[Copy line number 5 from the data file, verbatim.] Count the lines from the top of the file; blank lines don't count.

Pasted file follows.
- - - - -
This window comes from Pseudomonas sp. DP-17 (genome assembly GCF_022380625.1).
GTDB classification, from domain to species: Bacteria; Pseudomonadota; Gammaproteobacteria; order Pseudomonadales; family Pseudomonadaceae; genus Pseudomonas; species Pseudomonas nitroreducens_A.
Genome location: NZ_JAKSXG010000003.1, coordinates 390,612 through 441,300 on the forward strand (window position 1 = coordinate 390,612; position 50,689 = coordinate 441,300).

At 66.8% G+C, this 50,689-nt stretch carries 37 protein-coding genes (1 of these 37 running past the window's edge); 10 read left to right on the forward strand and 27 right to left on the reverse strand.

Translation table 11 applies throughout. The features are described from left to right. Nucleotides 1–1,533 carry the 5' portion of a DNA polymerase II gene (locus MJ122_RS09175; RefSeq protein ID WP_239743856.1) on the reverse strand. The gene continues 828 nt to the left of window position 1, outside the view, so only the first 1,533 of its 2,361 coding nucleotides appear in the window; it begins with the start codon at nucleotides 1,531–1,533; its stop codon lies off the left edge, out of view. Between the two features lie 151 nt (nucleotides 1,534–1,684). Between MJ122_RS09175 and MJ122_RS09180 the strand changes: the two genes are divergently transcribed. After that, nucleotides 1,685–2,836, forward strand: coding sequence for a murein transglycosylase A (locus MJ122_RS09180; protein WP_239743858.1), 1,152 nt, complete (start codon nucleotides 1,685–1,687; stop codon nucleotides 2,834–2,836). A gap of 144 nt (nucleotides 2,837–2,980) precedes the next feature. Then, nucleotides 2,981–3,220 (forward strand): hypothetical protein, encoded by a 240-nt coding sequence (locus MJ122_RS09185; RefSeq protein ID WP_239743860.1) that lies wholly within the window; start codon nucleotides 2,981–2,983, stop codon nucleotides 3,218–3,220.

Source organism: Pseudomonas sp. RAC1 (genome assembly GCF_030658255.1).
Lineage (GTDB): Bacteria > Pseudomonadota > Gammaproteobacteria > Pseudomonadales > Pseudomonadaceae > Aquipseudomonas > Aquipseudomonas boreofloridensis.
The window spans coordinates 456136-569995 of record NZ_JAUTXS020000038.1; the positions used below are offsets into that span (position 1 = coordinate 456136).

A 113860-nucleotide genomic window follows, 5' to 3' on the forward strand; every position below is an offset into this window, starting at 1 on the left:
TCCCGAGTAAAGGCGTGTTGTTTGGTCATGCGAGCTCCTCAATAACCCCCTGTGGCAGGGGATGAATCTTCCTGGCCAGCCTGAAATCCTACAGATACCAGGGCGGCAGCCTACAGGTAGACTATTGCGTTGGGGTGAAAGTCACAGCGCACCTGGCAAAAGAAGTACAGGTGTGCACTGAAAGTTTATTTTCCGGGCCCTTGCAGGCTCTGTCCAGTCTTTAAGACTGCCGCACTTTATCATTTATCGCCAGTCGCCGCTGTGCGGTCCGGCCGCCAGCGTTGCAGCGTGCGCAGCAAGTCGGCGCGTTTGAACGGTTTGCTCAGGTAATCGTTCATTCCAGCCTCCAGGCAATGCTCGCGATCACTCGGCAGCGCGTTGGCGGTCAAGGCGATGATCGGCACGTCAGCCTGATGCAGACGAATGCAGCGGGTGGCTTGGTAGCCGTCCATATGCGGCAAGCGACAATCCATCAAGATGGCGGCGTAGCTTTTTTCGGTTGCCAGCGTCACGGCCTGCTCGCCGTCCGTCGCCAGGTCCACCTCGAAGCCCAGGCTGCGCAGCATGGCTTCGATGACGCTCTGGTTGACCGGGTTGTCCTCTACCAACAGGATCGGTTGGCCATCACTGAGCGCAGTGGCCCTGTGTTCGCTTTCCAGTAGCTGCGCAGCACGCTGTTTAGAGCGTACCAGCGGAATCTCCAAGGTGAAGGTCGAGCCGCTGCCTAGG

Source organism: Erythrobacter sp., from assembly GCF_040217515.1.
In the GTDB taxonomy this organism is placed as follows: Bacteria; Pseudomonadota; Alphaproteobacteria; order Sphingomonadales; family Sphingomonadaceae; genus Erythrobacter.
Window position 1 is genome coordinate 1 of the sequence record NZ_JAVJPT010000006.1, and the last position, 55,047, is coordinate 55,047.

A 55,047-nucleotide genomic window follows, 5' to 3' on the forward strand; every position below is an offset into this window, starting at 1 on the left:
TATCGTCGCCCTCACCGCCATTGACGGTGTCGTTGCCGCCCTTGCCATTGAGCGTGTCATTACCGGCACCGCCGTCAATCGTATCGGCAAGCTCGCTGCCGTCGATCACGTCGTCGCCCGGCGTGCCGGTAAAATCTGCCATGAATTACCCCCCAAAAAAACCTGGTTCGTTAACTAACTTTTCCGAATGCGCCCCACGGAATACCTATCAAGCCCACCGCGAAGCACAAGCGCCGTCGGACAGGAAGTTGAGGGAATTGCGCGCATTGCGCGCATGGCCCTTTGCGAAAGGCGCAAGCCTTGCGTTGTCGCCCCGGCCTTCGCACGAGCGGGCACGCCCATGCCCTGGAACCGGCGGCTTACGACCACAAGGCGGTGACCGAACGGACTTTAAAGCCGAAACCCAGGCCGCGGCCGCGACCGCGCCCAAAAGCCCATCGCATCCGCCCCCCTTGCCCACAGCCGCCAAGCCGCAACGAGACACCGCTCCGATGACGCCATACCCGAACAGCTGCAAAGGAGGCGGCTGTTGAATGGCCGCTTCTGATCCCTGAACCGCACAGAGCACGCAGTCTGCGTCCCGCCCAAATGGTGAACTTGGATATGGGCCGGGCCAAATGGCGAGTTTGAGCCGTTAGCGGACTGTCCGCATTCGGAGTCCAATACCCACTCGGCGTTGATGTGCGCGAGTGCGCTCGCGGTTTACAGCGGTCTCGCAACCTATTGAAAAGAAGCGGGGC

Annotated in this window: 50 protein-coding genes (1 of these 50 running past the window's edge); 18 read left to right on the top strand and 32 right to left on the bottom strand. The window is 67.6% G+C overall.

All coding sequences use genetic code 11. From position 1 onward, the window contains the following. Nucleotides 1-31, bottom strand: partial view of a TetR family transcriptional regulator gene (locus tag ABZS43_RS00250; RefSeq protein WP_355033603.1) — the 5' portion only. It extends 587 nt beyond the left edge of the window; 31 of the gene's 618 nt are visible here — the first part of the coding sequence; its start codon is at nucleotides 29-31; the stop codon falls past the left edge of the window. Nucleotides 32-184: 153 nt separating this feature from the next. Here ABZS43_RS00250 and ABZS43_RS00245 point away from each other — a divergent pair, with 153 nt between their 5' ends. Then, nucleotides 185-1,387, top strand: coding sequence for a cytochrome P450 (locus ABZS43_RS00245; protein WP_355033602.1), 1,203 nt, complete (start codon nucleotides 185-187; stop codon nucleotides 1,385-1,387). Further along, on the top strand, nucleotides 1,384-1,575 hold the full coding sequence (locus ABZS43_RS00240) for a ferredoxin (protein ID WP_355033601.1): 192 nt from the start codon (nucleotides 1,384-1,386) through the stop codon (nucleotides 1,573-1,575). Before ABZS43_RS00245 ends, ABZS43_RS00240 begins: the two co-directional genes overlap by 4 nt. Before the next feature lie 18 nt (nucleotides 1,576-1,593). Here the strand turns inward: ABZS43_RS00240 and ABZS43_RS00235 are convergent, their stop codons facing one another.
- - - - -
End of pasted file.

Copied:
Translation table 11 applies throughout. The features are described from left to right. Nucleotides 1–1,533 carry the 5' portion of a DNA polymerase II gene (locus MJ122_RS09175; RefSeq protein ID WP_239743856.1) on the reverse strand. The gene continues 828 nt to the left of window position 1, outside the view, so only the first 1,533 of its 2,361 coding nucleotides appear in the window; it begins with the start codon at nucleotides 1,531–1,533; its stop codon lies off the left edge, out of view. Between the two features lie 151 nt (nucleotides 1,534–1,684). Between MJ122_RS09175 and MJ122_RS09180 the strand changes: the two genes are divergently transcribed. After that, nucleotides 1,685–2,836, forward strand: coding sequence for a murein transglycosylase A (locus MJ122_RS09180; protein WP_239743858.1), 1,152 nt, complete (start codon nucleotides 1,685–1,687; stop codon nucleotides 2,834–2,836). A gap of 144 nt (nucleotides 2,837–2,980) precedes the next feature. Then, nucleotides 2,981–3,220 (forward strand): hypothetical protein, encoded by a 240-nt coding sequence (locus MJ122_RS09185; RefSeq protein ID WP_239743860.1) that lies wholly within the window; start codon nucleotides 2,981–2,983, stop codon nucleotides 3,218–3,220.